Always on the hunt for fresh talent from the Arab world, when Vogue’s editors spotted Rania Benchegra—a Moroccan-born model on the rise—they knew that they had to learn more.
In 2011, an Elite Model Look scout spotted the olive-skinned and raven-eyed Rania Benchegra shopping at a mall in Marrakech. The scout persuaded her to take part in the agency’s competition, and she went on to win. Today, with two major US magazine cover bookings for Elle and InStyle; a lead in H&M Forever Summer campaign (alongside Anna Ewers); a cameo in Victoria’s Secret PINK campaign; and 63K Instagram followers and counting, the future is bright for this rising Arab star.
Vogue speaks to Rania Benchegra about what she hopes to achieve as an Arabian model, and shares her insider’s hot spots in Marrakech.
SALIMA CHAIEB: What made you decide to take on modelling as a professional career?
RANIA BENCHEGRA: After winning the Elite contest, it was important for me to get my degree and shortly after high school I started a cinema program. That same year, I also started receiving a lot of proposals through my agency. With all the frequent travels, it became hard for me to merge modelling and my studies, so I decided to seize the opportunities and totally embrace my modelling career by moving to the US.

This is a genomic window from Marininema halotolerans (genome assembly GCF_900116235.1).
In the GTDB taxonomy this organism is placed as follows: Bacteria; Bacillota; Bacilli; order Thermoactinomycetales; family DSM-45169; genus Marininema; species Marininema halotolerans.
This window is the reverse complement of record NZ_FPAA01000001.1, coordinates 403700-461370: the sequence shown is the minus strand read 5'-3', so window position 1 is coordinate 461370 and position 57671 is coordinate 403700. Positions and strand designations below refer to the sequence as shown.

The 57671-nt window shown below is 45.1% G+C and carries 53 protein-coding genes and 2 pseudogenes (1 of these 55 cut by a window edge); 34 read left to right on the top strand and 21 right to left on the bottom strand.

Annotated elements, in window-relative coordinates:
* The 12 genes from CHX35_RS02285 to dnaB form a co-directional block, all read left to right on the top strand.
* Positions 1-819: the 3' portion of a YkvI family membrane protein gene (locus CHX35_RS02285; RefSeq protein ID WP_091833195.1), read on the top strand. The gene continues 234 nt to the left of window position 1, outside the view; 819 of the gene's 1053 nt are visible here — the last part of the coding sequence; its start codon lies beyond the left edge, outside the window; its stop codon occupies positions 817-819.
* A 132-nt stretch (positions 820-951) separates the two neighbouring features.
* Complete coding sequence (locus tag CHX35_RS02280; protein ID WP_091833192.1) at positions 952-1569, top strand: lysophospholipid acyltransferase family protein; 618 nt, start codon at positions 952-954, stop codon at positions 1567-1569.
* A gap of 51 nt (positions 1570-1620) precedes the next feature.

As an Arab model, do you face any particular challenges?
Firstly, it is a great honor for me to represent my country and Moroccan women worldwide. I do my very best to promote Arab models and beauty, along with Moroccan top models Hind Sahli and Imaan Hammam. My dream would be to take on an ambassadorial role for the Arab next generation wanting to make a name [in the fashion industry]. We need to get over religious prejudices that sometimes stereotype Arab women as subjective to extremely strict dress codes and conventions.
I have often been asked if I am Muslim and people are also positively surprised to find out that I am. I explain that my personal life is one thing and that my job is another. I have come to realize that I am lucky to have grown up as a Muslim woman in such an open and tolerant country like Morocco.
Who are some of your favorite designers?
Without hesitation, it’s Azzedine Alaïa. He is a cult designer and a master of cutting. Mister Alaïa became the first contemporary Arab designer known worldwide during the early ‘90s and he set the stage for many Arab artists in the international fashion industry. As far as I am concerned, he is the epitome of Arab pride. I also have a soft spot for Balmain’s Olivier Rousteing.
What are your future projects and campaigns?
I was recently photographed for Anastasia Beverly Hills, the buzziest beauty brand on the Internet; as well as for Victoria’s Secret workout and sleepwear collections.